Introduction

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Fats are unique among the macronutrients in that they function as both energy stores and signaling molecules. They are also unique in that the cell membranes in tissues and organs largely reflect the fatty acid composition of the diet.1 Polyunsaturated fatty acids (PuFA) can alter the formation of eicosanoids,2-4 cytokines,56 and enzymes of cell activation, such as protein kinase C7; change membrane receptor expression;8,9 and also influence the expression of numerous genes.10-12 Therefore, no other nutrient class has the capability of causing such a profound functional change in cells throughout the body. Because there is a significant storage capacity for this macronutrient, a consideration of the role of fat in the healing process needs to take into account both dietary and stored fat. The fatty acids (Figure 3.1) incorporated into cellular phospholipids and adipose tissue could be considered to be a type of dietary memory. Physiological and healing processes may be influenced when fatty acids are released from membranes via phospholipase or if they are mobilized from adipocytes for energy. In addition to the storage function, white adipose tissue (WAT) is a source of proinflammatory cytokines, such as tumor necrosis factor-a (TNF-a) and interleukin-6 (IL-6)13 and other bioactive molecules, such as leptin and adiponectin, currently referred to as adipokines.14-16 Taken collectively, the products of fat metabolism and homeostasis may be viewed as being one of the key regulators of inflammation and the healing process. This property takes on further significance if one considers that individuals suffering from poor wound healing often have additional complicating factors characterized by dysfunctions in lipid metabolism (e.g., diabetes in combination with obesity).

Stearic acid cooh

18:0, saturated

Oleic acid

Oleic acid

'cooh

18:1, m9, monounsaturated cis-Linoleic aci

'cooh cis-Linoleic aci cooh cooh

18:2, 0)6, polyunsaturated a-Linolenic acid a-Linolenic acid cooh

FIGURE 3.1 Examples of the structure for saturated, monounsaturated, and polyunsaturated fatty acids. No double bonds are present in saturated fatty acids. Monounsaturated fatty acids have a single double bond, and polyunsaturated fatty acids have two or more double bonds. Humans can insert a double bond at carbon atoms 4, 5, 6, and 9 numbered from the carboxyl terminal. The ro numbers of the carbon atoms in the fatty acid side chain are numbered from the methyl end of the molecule (ro-1, ro-2, ro-3, etc.).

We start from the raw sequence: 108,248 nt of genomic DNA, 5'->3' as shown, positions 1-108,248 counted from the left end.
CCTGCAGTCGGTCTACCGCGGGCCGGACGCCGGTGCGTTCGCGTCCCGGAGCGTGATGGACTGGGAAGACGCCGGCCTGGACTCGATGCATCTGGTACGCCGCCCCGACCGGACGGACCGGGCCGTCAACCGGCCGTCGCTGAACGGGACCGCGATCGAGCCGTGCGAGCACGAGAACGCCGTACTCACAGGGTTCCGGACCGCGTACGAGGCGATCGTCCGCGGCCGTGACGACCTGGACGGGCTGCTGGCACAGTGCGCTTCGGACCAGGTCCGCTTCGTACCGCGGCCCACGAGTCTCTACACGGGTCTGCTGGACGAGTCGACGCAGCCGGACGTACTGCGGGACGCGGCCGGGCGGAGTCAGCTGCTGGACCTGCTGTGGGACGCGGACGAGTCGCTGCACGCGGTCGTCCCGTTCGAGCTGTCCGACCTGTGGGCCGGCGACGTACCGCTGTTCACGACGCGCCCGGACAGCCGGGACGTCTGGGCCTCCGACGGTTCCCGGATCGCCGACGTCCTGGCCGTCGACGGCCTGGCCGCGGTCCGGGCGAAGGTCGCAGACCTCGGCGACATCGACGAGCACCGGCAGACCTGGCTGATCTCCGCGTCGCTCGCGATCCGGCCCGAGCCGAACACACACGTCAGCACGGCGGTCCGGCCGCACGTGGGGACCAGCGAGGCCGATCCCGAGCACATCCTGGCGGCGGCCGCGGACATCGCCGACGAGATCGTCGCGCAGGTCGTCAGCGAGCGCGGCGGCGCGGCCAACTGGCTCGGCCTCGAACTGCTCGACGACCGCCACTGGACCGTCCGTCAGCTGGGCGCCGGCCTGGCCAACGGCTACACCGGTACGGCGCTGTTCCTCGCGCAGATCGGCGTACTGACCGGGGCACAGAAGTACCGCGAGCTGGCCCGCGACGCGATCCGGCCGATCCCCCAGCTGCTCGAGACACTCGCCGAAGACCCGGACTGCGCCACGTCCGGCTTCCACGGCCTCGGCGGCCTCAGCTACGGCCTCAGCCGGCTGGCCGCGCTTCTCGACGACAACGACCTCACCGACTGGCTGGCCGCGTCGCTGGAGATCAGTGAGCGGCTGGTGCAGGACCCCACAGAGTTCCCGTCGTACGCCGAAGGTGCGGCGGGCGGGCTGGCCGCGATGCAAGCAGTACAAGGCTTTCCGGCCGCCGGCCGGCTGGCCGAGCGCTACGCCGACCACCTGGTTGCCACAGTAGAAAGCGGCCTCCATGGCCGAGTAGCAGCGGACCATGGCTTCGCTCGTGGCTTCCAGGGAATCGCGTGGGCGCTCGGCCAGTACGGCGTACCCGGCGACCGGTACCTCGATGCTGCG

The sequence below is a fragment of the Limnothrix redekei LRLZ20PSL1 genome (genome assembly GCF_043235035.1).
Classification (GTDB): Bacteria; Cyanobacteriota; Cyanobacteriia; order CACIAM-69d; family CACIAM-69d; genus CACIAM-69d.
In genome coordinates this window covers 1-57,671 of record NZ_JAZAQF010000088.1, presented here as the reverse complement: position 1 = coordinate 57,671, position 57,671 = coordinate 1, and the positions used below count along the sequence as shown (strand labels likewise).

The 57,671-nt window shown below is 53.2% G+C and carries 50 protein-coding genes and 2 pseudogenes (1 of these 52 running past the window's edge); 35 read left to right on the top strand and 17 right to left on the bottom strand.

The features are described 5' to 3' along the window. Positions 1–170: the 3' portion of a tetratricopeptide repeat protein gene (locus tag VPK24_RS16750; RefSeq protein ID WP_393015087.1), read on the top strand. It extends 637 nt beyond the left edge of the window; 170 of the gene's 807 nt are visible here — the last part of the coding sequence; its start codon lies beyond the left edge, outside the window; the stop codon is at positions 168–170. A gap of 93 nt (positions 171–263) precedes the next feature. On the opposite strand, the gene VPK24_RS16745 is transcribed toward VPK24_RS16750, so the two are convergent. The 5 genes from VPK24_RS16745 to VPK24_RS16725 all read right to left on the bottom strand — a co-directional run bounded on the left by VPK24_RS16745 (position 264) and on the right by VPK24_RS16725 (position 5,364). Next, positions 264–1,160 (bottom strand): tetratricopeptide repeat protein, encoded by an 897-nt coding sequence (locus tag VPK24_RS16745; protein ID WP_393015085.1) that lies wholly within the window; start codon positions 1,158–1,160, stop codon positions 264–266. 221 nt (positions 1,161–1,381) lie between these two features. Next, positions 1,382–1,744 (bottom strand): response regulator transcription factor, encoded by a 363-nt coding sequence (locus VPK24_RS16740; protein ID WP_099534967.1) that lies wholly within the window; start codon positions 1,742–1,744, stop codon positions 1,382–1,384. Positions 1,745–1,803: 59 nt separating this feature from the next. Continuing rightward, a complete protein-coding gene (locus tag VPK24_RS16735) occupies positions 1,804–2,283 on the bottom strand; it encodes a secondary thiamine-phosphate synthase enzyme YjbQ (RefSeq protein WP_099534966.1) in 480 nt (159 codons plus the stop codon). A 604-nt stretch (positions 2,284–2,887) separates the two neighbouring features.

cooh

18:3, 0)3, polyunsaturated

FIGURE 3.1 Examples of the structure for saturated, monounsaturated, and polyunsaturated fatty acids. No double bonds are present in saturated fatty acids. Monounsaturated fatty acids have a single double bond, and polyunsaturated fatty acids have two or more double bonds. Humans can insert a double bond at carbon atoms 4, 5, 6, and 9 numbered from the carboxyl terminal. The ro numbers of the carbon atoms in the fatty acid side chain are numbered from the methyl end of the molecule (ro-1, ro-2, ro-3, etc.).

Fat in the diet is almost completely absorbed in the intestine. The process of digestion begins with the introduction of salivary and then gastric lipases.17,18 The majority of lipolysis then occurs in the small intestine with the addition of pancreatic lipase in combination with a colipase.19 Bile salts and phospholipids secreted by the liver then emulsify the hydrolyzed fat for absorption by the enterocytes. Approximately 90 to 95% of dietary fats are in the form of triacylglycerols (TAGs) (Figure 3.2). TAGs are composed of three fatty acid side chains attached to a glycerol skeleton, and they are the primary concentrated store of metabolic energy found in adipose cells and tissues. The fatty acids on the glycerol backbone are usually different and often consist of two saturated fatty acids and one unsaturated fatty acid side chain. Pancreatic lipase cleaves fatty acids from the TAGs at the sn-1 and sn-3 positions, with the result being free fatty acids and 2-monoacylglycerol. These components are then absorbed by the enterocyte. The TAGs are then reassembled and packaged into chylomicrons along with cholesterol, phospholipids, and apoproteins. Shorter-chain fatty acids (< 12 carbon) may be bound to albumin and directly transported to the liver as nonesterifed fatty acids (NEFAs).20,21

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